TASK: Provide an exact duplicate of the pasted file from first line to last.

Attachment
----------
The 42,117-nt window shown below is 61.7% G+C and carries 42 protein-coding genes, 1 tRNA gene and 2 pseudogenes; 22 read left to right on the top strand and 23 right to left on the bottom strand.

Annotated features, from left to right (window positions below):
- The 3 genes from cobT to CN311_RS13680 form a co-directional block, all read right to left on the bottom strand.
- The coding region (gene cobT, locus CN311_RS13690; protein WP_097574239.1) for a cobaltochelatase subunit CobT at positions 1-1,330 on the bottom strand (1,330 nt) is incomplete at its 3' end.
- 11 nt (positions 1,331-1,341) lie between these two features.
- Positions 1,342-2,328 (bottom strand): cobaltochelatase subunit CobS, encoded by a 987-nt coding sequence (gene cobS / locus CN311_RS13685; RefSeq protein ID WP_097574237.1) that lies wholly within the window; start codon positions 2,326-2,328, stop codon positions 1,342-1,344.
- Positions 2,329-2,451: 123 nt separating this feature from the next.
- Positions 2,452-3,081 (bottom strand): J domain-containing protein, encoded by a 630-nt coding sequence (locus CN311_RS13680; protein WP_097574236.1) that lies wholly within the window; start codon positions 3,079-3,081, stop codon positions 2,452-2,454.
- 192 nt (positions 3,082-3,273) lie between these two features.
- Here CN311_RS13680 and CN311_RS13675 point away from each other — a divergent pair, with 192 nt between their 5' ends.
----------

The 42,117-nt window shown below is 61.7% G+C and carries 42 protein-coding genes, 1 tRNA gene and 2 pseudogenes; 22 read left to right on the top strand and 23 right to left on the bottom strand.

Annotated features, from left to right (window positions below):
- The 3 genes from cobT to CN311_RS13680 form a co-directional block, all read right to left on the bottom strand.
- The coding region (gene cobT, locus CN311_RS13690; protein WP_097574239.1) for a cobaltochelatase subunit CobT at positions 1-1,330 on the bottom strand (1,330 nt) is incomplete at its 3' end.
- 11 nt (positions 1,331-1,341) lie between these two features.
- Positions 1,342-2,328 (bottom strand): cobaltochelatase subunit CobS, encoded by a 987-nt coding sequence (gene cobS / locus CN311_RS13685; RefSeq protein ID WP_097574237.1) that lies wholly within the window; start codon positions 2,326-2,328, stop codon positions 1,342-1,344.
- Positions 2,329-2,451: 123 nt separating this feature from the next.
- Positions 2,452-3,081 (bottom strand): J domain-containing protein, encoded by a 630-nt coding sequence (locus CN311_RS13680; protein WP_097574236.1) that lies wholly within the window; start codon positions 3,079-3,081, stop codon positions 2,452-2,454.
- 192 nt (positions 3,082-3,273) lie between these two features.
- Here CN311_RS13680 and CN311_RS13675 point away from each other — a divergent pair, with 192 nt between their 5' ends.